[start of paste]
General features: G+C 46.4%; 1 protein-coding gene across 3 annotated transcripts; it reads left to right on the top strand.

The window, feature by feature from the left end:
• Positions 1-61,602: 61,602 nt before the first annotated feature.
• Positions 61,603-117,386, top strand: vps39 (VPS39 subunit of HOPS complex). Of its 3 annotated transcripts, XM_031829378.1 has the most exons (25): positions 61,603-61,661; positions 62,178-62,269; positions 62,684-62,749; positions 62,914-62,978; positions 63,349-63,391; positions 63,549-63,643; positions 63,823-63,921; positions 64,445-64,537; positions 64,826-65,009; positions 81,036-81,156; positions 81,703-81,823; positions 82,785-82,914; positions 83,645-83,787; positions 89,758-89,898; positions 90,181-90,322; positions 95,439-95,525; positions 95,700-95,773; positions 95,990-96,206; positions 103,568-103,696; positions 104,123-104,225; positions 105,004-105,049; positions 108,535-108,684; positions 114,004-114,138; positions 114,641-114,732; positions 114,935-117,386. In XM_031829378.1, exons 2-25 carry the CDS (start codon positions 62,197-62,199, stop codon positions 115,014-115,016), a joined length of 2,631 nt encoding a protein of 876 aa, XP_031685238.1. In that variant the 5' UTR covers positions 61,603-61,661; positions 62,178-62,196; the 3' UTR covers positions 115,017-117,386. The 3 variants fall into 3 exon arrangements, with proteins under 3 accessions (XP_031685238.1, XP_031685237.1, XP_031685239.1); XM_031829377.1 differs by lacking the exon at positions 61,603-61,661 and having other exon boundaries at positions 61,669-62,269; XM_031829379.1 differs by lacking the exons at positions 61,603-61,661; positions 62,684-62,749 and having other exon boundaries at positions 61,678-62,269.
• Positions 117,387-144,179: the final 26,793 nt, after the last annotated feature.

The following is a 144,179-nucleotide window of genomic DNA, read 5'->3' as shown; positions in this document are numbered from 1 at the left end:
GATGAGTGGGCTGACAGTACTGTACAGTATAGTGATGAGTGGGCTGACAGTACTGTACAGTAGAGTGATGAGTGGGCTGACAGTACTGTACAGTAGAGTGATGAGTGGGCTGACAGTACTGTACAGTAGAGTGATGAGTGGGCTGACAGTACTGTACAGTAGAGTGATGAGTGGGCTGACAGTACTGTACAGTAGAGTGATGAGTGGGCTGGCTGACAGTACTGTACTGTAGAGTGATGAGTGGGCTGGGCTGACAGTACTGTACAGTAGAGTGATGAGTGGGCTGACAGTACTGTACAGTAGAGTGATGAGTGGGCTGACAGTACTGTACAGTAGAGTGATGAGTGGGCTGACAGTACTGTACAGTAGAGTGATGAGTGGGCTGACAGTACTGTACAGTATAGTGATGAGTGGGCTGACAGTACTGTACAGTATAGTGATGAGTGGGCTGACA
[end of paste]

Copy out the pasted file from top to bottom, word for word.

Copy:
General features: G+C 46.4%; 1 protein-coding gene across 3 annotated transcripts; it reads left to right on the top strand.

The window, feature by feature from the left end:
• Positions 1-61,602: 61,602 nt before the first annotated feature.
• Positions 61,603-117,386, top strand: vps39 (VPS39 subunit of HOPS complex). Of its 3 annotated transcripts, XM_031829378.1 has the most exons (25): positions 61,603-61,661; positions 62,178-62,269; positions 62,684-62,749; positions 62,914-62,978; positions 63,349-63,391; positions 63,549-63,643; positions 63,823-63,921; positions 64,445-64,537; positions 64,826-65,009; positions 81,036-81,156; positions 81,703-81,823; positions 82,785-82,914; positions 83,645-83,787; positions 89,758-89,898; positions 90,181-90,322; positions 95,439-95,525; positions 95,700-95,773; positions 95,990-96,206; positions 103,568-103,696; positions 104,123-104,225; positions 105,004-105,049; positions 108,535-108,684; positions 114,004-114,138; positions 114,641-114,732; positions 114,935-117,386. In XM_031829378.1, exons 2-25 carry the CDS (start codon positions 62,197-62,199, stop codon positions 115,014-115,016), a joined length of 2,631 nt encoding a protein of 876 aa, XP_031685238.1. In that variant the 5' UTR covers positions 61,603-61,661; positions 62,178-62,196; the 3' UTR covers positions 115,017-117,386. The 3 variants fall into 3 exon arrangements, with proteins under 3 accessions (XP_031685238.1, XP_031685237.1, XP_031685239.1); XM_031829377.1 differs by lacking the exon at positions 61,603-61,661 and having other exon boundaries at positions 61,669-62,269; XM_031829379.1 differs by lacking the exons at positions 61,603-61,661; positions 62,684-62,749 and having other exon boundaries at positions 61,678-62,269.
• Positions 117,387-144,179: the final 26,793 nt, after the last annotated feature.

The following is a 144,179-nucleotide window of genomic DNA, read 5'->3' as shown; positions in this document are numbered from 1 at the left end:
GATGAGTGGGCTGACAGTACTGTACAGTATAGTGATGAGTGGGCTGACAGTACTGTACAGTAGAGTGATGAGTGGGCTGACAGTACTGTACAGTAGAGTGATGAGTGGGCTGACAGTACTGTACAGTAGAGTGATGAGTGGGCTGACAGTACTGTACAGTAGAGTGATGAGTGGGCTGACAGTACTGTACAGTAGAGTGATGAGTGGGCTGGCTGACAGTACTGTACTGTAGAGTGATGAGTGGGCTGGGCTGACAGTACTGTACAGTAGAGTGATGAGTGGGCTGACAGTACTGTACAGTAGAGTGATGAGTGGGCTGACAGTACTGTACAGTAGAGTGATGAGTGGGCTGACAGTACTGTACAGTAGAGTGATGAGTGGGCTGACAGTACTGTACAGTATAGTGATGAGTGGGCTGACAGTACTGTACAGTATAGTGATGAGTGGGCTGACA